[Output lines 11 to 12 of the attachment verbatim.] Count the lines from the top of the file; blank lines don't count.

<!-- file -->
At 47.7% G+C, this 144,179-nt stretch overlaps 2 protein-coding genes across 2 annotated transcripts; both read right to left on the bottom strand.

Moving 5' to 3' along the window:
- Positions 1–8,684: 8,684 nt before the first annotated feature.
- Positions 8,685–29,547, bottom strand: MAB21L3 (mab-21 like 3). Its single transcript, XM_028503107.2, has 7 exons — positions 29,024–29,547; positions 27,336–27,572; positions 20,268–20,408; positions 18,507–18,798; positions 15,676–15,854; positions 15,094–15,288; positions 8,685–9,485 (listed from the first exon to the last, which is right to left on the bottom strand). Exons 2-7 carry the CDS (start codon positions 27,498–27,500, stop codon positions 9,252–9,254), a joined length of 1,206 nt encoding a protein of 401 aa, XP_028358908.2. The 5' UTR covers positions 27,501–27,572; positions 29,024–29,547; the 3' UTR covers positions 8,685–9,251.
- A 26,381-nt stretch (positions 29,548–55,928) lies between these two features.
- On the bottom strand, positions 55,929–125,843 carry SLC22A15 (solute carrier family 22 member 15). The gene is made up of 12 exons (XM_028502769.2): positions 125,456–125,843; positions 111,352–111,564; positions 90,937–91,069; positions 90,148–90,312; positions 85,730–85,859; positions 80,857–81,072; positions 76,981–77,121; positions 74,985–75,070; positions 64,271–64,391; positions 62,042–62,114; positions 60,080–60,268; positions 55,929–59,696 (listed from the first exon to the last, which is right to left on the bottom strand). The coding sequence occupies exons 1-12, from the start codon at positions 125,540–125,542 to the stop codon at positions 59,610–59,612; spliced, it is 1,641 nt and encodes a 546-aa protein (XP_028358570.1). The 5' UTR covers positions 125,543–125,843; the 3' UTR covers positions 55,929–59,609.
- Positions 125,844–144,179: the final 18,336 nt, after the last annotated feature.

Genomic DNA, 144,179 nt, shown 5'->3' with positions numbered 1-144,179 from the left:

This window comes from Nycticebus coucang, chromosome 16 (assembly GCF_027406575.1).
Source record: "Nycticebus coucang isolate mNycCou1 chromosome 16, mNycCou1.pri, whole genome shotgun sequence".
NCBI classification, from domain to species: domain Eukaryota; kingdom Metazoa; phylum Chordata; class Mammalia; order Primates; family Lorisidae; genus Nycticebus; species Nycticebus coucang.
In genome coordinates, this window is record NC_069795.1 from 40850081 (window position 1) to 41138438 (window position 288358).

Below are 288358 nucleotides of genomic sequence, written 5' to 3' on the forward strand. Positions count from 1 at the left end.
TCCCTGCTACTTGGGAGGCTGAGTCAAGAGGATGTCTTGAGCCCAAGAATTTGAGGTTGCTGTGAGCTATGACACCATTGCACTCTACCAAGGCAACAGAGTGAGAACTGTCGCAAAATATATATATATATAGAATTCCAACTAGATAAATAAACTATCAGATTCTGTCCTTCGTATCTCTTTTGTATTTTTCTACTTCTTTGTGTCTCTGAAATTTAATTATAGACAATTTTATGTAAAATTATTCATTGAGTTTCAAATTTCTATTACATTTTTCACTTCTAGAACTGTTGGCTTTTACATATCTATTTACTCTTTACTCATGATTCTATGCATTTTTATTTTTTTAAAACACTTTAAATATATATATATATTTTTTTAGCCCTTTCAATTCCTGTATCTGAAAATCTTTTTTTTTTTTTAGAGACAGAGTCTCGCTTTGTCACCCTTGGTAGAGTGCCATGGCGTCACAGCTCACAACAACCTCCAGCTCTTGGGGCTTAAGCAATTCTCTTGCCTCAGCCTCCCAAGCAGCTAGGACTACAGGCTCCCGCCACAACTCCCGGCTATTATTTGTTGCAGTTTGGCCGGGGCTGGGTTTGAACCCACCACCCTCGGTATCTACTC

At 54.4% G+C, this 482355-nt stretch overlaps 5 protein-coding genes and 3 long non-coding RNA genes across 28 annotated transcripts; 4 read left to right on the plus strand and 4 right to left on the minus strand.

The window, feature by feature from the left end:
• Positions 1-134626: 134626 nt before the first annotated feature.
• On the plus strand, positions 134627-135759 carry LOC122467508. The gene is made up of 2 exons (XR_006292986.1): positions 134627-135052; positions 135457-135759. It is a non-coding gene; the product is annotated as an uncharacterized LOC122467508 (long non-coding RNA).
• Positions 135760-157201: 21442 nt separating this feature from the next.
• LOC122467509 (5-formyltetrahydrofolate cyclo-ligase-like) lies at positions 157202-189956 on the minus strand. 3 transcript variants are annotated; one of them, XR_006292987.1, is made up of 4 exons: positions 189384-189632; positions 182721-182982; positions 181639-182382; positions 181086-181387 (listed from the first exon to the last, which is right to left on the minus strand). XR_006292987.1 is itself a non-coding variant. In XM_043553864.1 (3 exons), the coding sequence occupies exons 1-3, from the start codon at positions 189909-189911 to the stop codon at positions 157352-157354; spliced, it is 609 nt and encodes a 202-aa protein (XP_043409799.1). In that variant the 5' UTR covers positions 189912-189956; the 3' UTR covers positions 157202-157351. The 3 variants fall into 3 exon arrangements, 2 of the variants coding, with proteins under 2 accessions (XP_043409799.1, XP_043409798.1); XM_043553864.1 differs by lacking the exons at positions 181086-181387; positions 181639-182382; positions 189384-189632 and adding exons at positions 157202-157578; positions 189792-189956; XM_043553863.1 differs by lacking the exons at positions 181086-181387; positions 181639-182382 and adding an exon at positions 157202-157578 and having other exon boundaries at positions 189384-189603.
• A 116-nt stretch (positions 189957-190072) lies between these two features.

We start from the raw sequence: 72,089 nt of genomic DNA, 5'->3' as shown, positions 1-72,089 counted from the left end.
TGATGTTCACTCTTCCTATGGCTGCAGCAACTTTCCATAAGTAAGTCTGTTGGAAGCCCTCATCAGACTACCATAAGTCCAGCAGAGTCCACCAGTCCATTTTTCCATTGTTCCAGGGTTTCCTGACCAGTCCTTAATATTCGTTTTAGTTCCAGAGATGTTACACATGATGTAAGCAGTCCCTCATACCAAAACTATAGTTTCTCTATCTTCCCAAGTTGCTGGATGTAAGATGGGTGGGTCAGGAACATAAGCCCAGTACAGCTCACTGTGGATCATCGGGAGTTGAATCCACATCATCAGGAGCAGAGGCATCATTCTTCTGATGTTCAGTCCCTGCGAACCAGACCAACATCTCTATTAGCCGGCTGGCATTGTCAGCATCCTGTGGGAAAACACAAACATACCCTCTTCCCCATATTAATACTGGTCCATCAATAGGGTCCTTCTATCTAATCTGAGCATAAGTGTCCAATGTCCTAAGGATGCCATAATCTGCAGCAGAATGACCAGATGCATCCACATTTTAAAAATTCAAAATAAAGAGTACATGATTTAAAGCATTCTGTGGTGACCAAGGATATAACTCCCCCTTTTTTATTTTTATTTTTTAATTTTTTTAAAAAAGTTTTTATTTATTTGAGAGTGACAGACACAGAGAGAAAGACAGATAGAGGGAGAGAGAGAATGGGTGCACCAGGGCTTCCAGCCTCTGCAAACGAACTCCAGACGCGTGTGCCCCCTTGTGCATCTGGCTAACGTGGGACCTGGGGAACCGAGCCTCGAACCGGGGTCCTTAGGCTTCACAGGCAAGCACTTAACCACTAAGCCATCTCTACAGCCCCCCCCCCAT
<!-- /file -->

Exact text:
NCBI classification, from domain to species: domain Eukaryota; kingdom Metazoa; phylum Chordata; class Mammalia; order Primates; family Lorisidae; genus Nycticebus; species Nycticebus coucang.
In genome coordinates, this window is record NC_069795.1 from 40850081 (window position 1) to 41138438 (window position 288358).